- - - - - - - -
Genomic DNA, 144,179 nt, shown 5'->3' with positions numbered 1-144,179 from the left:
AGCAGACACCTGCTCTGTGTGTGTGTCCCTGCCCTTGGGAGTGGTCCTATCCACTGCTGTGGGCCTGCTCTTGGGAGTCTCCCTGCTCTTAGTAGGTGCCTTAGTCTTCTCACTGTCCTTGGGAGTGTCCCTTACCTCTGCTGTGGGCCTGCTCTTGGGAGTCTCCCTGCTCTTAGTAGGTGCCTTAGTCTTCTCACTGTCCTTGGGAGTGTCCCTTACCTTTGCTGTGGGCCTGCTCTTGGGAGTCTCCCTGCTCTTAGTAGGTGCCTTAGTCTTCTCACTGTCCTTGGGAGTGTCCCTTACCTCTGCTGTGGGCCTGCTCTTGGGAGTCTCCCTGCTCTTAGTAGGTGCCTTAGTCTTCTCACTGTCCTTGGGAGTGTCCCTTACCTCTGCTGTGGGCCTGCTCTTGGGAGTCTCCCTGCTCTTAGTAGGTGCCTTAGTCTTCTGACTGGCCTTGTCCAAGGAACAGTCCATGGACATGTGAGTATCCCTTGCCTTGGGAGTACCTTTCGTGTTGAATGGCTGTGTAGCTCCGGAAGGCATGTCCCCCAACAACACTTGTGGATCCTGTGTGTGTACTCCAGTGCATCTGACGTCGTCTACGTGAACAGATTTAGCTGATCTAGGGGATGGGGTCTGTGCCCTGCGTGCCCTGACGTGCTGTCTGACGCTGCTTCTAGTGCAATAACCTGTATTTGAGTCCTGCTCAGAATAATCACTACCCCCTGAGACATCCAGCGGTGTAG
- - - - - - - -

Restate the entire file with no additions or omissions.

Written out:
Genomic DNA, 144,179 nt, shown 5'->3' with positions numbered 1-144,179 from the left:
AGCAGACACCTGCTCTGTGTGTGTGTCCCTGCCCTTGGGAGTGGTCCTATCCACTGCTGTGGGCCTGCTCTTGGGAGTCTCCCTGCTCTTAGTAGGTGCCTTAGTCTTCTCACTGTCCTTGGGAGTGTCCCTTACCTCTGCTGTGGGCCTGCTCTTGGGAGTCTCCCTGCTCTTAGTAGGTGCCTTAGTCTTCTCACTGTCCTTGGGAGTGTCCCTTACCTTTGCTGTGGGCCTGCTCTTGGGAGTCTCCCTGCTCTTAGTAGGTGCCTTAGTCTTCTCACTGTCCTTGGGAGTGTCCCTTACCTCTGCTGTGGGCCTGCTCTTGGGAGTCTCCCTGCTCTTAGTAGGTGCCTTAGTCTTCTCACTGTCCTTGGGAGTGTCCCTTACCTCTGCTGTGGGCCTGCTCTTGGGAGTCTCCCTGCTCTTAGTAGGTGCCTTAGTCTTCTGACTGGCCTTGTCCAAGGAACAGTCCATGGACATGTGAGTATCCCTTGCCTTGGGAGTACCTTTCGTGTTGAATGGCTGTGTAGCTCCGGAAGGCATGTCCCCCAACAACACTTGTGGATCCTGTGTGTGTACTCCAGTGCATCTGACGTCGTCTACGTGAACAGATTTAGCTGATCTAGGGGATGGGGTCTGTGCCCTGCGTGCCCTGACGTGCTGTCTGACGCTGCTTCTAGTGCAATAACCTGTATTTGAGTCCTGCTCAGAATAATCACTACCCCCTGAGACATCCAGCGGTGTAG